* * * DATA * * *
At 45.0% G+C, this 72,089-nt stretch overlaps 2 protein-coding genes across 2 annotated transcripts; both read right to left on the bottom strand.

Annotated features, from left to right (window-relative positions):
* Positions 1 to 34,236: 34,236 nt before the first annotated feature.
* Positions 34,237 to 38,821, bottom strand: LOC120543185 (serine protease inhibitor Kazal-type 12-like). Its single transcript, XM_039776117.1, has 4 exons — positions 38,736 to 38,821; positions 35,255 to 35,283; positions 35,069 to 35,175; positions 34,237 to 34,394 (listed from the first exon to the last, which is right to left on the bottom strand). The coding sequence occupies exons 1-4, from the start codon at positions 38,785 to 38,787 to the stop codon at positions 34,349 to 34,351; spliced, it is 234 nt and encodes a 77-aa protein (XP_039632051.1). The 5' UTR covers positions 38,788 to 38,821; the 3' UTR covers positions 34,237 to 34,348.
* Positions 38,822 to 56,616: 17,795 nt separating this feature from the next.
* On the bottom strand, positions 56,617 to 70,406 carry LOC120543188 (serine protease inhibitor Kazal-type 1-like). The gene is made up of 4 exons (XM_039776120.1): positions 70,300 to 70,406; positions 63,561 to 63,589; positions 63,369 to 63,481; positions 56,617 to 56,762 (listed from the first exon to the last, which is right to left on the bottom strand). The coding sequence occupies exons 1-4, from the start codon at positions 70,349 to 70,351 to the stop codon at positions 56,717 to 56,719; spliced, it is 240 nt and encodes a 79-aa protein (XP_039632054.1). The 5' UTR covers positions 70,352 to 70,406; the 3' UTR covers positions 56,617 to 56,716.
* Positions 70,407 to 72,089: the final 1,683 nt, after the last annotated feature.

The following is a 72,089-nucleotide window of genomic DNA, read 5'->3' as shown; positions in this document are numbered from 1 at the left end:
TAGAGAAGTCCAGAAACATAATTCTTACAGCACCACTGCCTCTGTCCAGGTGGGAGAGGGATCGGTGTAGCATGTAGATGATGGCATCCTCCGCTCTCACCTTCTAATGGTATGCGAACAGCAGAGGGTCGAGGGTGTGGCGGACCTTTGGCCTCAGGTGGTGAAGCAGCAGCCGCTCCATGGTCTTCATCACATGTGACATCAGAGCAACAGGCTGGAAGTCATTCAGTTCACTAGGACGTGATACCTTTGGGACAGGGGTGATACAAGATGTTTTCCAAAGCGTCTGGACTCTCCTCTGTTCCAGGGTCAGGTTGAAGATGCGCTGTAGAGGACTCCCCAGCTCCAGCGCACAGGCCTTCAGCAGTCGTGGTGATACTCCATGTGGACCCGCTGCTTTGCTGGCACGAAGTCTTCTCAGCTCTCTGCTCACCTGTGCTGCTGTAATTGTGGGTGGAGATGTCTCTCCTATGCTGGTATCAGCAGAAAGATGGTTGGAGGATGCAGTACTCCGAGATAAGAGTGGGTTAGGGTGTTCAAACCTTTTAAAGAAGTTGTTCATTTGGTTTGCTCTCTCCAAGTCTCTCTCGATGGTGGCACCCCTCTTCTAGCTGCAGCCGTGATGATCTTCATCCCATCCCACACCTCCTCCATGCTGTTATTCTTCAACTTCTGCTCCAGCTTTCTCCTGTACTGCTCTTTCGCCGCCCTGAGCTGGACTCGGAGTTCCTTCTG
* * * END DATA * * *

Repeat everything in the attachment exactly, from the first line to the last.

At 45.0% G+C, this 72,089-nt stretch overlaps 2 protein-coding genes across 2 annotated transcripts; both read right to left on the bottom strand.

Annotated features, from left to right (window-relative positions):
* Positions 1 to 34,236: 34,236 nt before the first annotated feature.
* Positions 34,237 to 38,821, bottom strand: LOC120543185 (serine protease inhibitor Kazal-type 12-like). Its single transcript, XM_039776117.1, has 4 exons — positions 38,736 to 38,821; positions 35,255 to 35,283; positions 35,069 to 35,175; positions 34,237 to 34,394 (listed from the first exon to the last, which is right to left on the bottom strand). The coding sequence occupies exons 1-4, from the start codon at positions 38,785 to 38,787 to the stop codon at positions 34,349 to 34,351; spliced, it is 234 nt and encodes a 77-aa protein (XP_039632051.1). The 5' UTR covers positions 38,788 to 38,821; the 3' UTR covers positions 34,237 to 34,348.
* Positions 38,822 to 56,616: 17,795 nt separating this feature from the next.
* On the bottom strand, positions 56,617 to 70,406 carry LOC120543188 (serine protease inhibitor Kazal-type 1-like). The gene is made up of 4 exons (XM_039776120.1): positions 70,300 to 70,406; positions 63,561 to 63,589; positions 63,369 to 63,481; positions 56,617 to 56,762 (listed from the first exon to the last, which is right to left on the bottom strand). The coding sequence occupies exons 1-4, from the start codon at positions 70,349 to 70,351 to the stop codon at positions 56,717 to 56,719; spliced, it is 240 nt and encodes a 79-aa protein (XP_039632054.1). The 5' UTR covers positions 70,352 to 70,406; the 3' UTR covers positions 56,617 to 56,716.
* Positions 70,407 to 72,089: the final 1,683 nt, after the last annotated feature.

The following is a 72,089-nucleotide window of genomic DNA, read 5'->3' as shown; positions in this document are numbered from 1 at the left end:
TAGAGAAGTCCAGAAACATAATTCTTACAGCACCACTGCCTCTGTCCAGGTGGGAGAGGGATCGGTGTAGCATGTAGATGATGGCATCCTCCGCTCTCACCTTCTAATGGTATGCGAACAGCAGAGGGTCGAGGGTGTGGCGGACCTTTGGCCTCAGGTGGTGAAGCAGCAGCCGCTCCATGGTCTTCATCACATGTGACATCAGAGCAACAGGCTGGAAGTCATTCAGTTCACTAGGACGTGATACCTTTGGGACAGGGGTGATACAAGATGTTTTCCAAAGCGTCTGGACTCTCCTCTGTTCCAGGGTCAGGTTGAAGATGCGCTGTAGAGGACTCCCCAGCTCCAGCGCACAGGCCTTCAGCAGTCGTGGTGATACTCCATGTGGACCCGCTGCTTTGCTGGCACGAAGTCTTCTCAGCTCTCTGCTCACCTGTGCTGCTGTAATTGTGGGTGGAGATGTCTCTCCTATGCTGGTATCAGCAGAAAGATGGTTGGAGGATGCAGTACTCCGAGATAAGAGTGGGTTAGGGTGTTCAAACCTTTTAAAGAAGTTGTTCATTTGGTTTGCTCTCTCCAAGTCTCTCTCGATGGTGGCACCCCTCTTCTAGCTGCAGCCGTGATGATCTTCATCCCATCCCACACCTCCTCCATGCTGTTATTCTTCAACTTCTGCTCCAGCTTTCTCCTGTACTGCTCTTTCGCCGCCCTGAGCTGGACTCGGAGTTCCTTCTG